3. You should see the Shrink Database dialog box shown in Figure 4-5. The Database Size area shows the total amount of space allocated to all database files and the amount of free space. Use this information to help you decide whether you really want to shrink the database.

  4. Use Maximum Free Space In Files After Shrinking to set the percentage of free space in the database. To squeeze all extra space out of the database, use a value of 0 percent, but be aware that the next write operation may cause the database to grow automatically.

    Cc917621.ppc0405(en-us,TechNet.10).gif

    Figure 4-5: Shrinking a database is easy with Enterprise Manager's Shrink Database dialog box. Just make your selections and click OK, or schedule the task on a recurring basis.
  5. To reorganize data pages and move them to the beginning of the data files, select Move Pages To Beginning Of File Before Shrinking. This compacts the data pages but doesn't remove empty data pages.

    Note: Log files aren't reduced in size immediately. Instead, the size is reduced when the transaction log is backed up or the log is truncated, whichever occurs first. Also, you normally can't shrink a database smaller than the model database (which is the database template).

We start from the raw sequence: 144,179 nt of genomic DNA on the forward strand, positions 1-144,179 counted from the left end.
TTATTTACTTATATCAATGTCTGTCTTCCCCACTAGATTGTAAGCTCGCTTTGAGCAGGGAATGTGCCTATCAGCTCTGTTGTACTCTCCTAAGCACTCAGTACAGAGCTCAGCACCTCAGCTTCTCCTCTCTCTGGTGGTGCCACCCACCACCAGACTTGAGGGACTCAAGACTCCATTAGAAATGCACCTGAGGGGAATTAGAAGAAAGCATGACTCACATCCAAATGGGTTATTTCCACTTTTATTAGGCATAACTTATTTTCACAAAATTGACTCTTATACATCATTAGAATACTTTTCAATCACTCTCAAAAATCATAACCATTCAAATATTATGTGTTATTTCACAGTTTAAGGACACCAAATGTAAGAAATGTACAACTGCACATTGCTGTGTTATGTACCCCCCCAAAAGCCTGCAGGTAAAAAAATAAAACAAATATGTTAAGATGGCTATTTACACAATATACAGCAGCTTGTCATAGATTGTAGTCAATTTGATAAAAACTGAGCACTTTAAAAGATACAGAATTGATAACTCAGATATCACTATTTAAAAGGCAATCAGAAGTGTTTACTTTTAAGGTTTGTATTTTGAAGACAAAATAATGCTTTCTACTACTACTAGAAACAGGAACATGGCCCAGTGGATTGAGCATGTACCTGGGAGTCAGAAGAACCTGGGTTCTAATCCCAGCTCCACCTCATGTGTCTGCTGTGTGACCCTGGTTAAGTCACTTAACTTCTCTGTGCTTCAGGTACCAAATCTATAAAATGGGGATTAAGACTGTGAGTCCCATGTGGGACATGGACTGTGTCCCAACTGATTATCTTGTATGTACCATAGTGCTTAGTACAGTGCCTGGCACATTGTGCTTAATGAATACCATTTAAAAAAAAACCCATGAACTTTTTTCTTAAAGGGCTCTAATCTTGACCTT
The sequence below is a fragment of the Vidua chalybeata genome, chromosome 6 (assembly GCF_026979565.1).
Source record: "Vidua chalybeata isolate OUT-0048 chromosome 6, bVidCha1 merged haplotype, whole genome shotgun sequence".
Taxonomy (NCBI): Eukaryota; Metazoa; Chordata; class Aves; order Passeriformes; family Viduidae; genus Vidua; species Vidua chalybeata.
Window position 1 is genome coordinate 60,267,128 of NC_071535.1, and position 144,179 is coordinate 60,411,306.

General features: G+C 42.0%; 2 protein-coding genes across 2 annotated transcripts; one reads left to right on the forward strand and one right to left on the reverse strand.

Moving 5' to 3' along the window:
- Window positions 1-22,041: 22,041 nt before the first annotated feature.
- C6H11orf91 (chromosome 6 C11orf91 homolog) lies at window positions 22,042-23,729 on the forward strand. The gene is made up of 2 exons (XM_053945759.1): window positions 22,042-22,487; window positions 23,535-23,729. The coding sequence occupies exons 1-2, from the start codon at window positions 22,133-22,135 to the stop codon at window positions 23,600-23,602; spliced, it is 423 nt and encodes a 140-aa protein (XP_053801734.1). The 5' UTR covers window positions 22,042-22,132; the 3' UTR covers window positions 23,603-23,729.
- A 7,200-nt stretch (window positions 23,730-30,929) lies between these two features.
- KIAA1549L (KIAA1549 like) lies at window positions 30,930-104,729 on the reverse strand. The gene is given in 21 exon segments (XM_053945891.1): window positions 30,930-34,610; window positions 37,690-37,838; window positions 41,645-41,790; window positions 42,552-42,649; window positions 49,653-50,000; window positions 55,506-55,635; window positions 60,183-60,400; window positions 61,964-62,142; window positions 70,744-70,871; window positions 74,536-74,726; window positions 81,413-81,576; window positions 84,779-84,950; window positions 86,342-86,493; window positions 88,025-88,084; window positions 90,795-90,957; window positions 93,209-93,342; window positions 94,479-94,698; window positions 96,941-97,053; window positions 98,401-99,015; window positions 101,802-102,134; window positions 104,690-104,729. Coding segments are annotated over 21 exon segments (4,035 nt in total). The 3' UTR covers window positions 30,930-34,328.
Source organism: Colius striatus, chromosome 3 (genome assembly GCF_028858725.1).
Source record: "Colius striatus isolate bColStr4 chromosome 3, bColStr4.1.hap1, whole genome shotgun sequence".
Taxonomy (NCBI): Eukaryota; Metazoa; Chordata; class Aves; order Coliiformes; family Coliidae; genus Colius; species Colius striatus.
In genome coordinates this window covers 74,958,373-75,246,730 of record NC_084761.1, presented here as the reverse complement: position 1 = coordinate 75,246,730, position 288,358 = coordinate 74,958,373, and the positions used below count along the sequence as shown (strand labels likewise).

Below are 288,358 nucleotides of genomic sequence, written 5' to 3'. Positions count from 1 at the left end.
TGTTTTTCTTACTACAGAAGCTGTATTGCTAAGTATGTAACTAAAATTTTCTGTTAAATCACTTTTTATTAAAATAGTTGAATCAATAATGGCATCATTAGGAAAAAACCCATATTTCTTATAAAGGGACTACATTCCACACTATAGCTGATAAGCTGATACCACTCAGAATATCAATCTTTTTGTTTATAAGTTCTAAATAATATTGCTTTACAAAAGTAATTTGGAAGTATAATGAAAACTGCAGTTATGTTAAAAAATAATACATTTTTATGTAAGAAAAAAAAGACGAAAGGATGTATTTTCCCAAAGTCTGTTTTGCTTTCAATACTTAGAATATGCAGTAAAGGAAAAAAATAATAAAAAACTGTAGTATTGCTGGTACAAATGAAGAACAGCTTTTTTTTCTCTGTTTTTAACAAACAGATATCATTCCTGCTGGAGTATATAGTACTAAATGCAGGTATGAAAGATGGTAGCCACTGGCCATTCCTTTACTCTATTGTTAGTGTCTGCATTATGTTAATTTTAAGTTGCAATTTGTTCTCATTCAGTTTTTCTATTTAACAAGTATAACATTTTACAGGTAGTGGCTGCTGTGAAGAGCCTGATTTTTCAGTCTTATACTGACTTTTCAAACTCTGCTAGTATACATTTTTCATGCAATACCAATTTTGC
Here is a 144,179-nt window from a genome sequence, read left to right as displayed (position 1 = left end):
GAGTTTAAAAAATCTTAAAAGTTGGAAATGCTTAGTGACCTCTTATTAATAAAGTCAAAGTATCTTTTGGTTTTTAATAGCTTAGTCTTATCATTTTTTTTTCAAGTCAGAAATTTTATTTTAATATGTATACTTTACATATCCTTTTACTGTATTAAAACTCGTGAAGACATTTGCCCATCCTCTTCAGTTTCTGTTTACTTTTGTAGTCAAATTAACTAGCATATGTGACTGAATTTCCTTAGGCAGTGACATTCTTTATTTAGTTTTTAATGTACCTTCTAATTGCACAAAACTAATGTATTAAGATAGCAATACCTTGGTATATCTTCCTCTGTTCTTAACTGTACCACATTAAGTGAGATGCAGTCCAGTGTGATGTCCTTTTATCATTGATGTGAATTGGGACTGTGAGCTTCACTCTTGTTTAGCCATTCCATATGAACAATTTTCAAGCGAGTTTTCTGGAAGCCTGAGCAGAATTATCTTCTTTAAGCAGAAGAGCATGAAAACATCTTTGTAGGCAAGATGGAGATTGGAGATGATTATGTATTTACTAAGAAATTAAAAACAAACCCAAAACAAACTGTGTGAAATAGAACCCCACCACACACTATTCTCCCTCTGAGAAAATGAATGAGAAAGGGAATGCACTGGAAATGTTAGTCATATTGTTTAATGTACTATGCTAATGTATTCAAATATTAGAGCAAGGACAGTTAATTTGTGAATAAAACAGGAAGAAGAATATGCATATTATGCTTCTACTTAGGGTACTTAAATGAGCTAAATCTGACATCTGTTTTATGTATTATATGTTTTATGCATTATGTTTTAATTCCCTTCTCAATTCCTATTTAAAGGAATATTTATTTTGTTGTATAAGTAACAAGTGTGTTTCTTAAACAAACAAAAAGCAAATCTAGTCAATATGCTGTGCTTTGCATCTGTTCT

6. Click OK to begin or continue on to step 7 for scheduling. SQL Server locks the database while shrinking it, which blocks access.

  7. The property settings you make in this dialog box are saved and unique to the current database. If you want to use these properties to shrink the database on a recurring basis, select Shrink The Database Based On This Schedule and then click Change. You can now schedule this task as explained in Chapter 12, "Database Automation and Maintenance."

To manually compact or shrink individual database files in Enterprise Manager, complete the following steps: